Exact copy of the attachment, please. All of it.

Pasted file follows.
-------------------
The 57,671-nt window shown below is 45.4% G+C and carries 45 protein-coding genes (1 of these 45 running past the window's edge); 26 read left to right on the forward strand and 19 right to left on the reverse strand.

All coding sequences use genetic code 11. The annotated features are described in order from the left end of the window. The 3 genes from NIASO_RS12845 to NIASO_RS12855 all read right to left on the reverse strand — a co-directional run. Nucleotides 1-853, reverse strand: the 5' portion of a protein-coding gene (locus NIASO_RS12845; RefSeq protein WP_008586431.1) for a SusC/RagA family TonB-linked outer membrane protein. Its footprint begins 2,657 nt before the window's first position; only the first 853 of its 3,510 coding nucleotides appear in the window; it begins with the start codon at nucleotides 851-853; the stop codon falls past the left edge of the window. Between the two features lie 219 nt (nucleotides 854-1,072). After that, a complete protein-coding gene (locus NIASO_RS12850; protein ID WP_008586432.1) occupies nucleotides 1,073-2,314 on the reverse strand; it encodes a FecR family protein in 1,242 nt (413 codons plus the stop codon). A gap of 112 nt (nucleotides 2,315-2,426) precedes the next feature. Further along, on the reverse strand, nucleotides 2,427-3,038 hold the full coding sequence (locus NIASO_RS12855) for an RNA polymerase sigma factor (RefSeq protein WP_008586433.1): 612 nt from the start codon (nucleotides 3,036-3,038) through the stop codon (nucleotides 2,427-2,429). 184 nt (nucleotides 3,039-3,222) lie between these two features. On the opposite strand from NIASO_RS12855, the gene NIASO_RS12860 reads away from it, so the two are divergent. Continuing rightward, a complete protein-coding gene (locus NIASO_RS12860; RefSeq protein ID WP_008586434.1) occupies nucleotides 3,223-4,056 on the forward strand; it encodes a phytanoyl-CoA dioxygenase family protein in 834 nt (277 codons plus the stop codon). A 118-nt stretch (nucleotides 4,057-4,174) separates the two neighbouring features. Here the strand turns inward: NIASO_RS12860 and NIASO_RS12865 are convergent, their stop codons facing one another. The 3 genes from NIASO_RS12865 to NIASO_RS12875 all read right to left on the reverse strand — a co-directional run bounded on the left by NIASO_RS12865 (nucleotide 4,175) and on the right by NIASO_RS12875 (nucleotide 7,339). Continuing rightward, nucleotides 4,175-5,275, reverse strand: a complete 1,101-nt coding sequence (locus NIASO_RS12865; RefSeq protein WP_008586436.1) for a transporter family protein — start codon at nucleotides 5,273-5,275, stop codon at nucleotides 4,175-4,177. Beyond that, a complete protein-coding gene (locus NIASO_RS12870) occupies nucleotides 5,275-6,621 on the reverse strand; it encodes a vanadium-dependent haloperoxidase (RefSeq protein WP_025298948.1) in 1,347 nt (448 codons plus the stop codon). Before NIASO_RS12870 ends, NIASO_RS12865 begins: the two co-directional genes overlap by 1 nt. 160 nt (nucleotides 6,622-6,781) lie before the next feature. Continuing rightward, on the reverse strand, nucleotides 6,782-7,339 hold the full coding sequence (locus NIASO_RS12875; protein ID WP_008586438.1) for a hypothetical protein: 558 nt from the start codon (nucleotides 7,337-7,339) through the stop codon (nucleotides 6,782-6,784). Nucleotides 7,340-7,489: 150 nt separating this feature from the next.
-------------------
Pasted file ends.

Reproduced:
The 57,671-nt window shown below is 45.4% G+C and carries 45 protein-coding genes (1 of these 45 running past the window's edge); 26 read left to right on the forward strand and 19 right to left on the reverse strand.

All coding sequences use genetic code 11. The annotated features are described in order from the left end of the window. The 3 genes from NIASO_RS12845 to NIASO_RS12855 all read right to left on the reverse strand — a co-directional run. Nucleotides 1-853, reverse strand: the 5' portion of a protein-coding gene (locus NIASO_RS12845; RefSeq protein WP_008586431.1) for a SusC/RagA family TonB-linked outer membrane protein. Its footprint begins 2,657 nt before the window's first position; only the first 853 of its 3,510 coding nucleotides appear in the window; it begins with the start codon at nucleotides 851-853; the stop codon falls past the left edge of the window. Between the two features lie 219 nt (nucleotides 854-1,072). After that, a complete protein-coding gene (locus NIASO_RS12850; protein ID WP_008586432.1) occupies nucleotides 1,073-2,314 on the reverse strand; it encodes a FecR family protein in 1,242 nt (413 codons plus the stop codon). A gap of 112 nt (nucleotides 2,315-2,426) precedes the next feature. Further along, on the reverse strand, nucleotides 2,427-3,038 hold the full coding sequence (locus NIASO_RS12855) for an RNA polymerase sigma factor (RefSeq protein WP_008586433.1): 612 nt from the start codon (nucleotides 3,036-3,038) through the stop codon (nucleotides 2,427-2,429). 184 nt (nucleotides 3,039-3,222) lie between these two features. On the opposite strand from NIASO_RS12855, the gene NIASO_RS12860 reads away from it, so the two are divergent. Continuing rightward, a complete protein-coding gene (locus NIASO_RS12860; RefSeq protein ID WP_008586434.1) occupies nucleotides 3,223-4,056 on the forward strand; it encodes a phytanoyl-CoA dioxygenase family protein in 834 nt (277 codons plus the stop codon). A 118-nt stretch (nucleotides 4,057-4,174) separates the two neighbouring features. Here the strand turns inward: NIASO_RS12860 and NIASO_RS12865 are convergent, their stop codons facing one another. The 3 genes from NIASO_RS12865 to NIASO_RS12875 all read right to left on the reverse strand — a co-directional run bounded on the left by NIASO_RS12865 (nucleotide 4,175) and on the right by NIASO_RS12875 (nucleotide 7,339). Continuing rightward, nucleotides 4,175-5,275, reverse strand: a complete 1,101-nt coding sequence (locus NIASO_RS12865; RefSeq protein WP_008586436.1) for a transporter family protein — start codon at nucleotides 5,273-5,275, stop codon at nucleotides 4,175-4,177. Beyond that, a complete protein-coding gene (locus NIASO_RS12870) occupies nucleotides 5,275-6,621 on the reverse strand; it encodes a vanadium-dependent haloperoxidase (RefSeq protein WP_025298948.1) in 1,347 nt (448 codons plus the stop codon). Before NIASO_RS12870 ends, NIASO_RS12865 begins: the two co-directional genes overlap by 1 nt. 160 nt (nucleotides 6,622-6,781) lie before the next feature. Continuing rightward, on the reverse strand, nucleotides 6,782-7,339 hold the full coding sequence (locus NIASO_RS12875; protein ID WP_008586438.1) for a hypothetical protein: 558 nt from the start codon (nucleotides 7,337-7,339) through the stop codon (nucleotides 6,782-6,784). Nucleotides 7,340-7,489: 150 nt separating this feature from the next.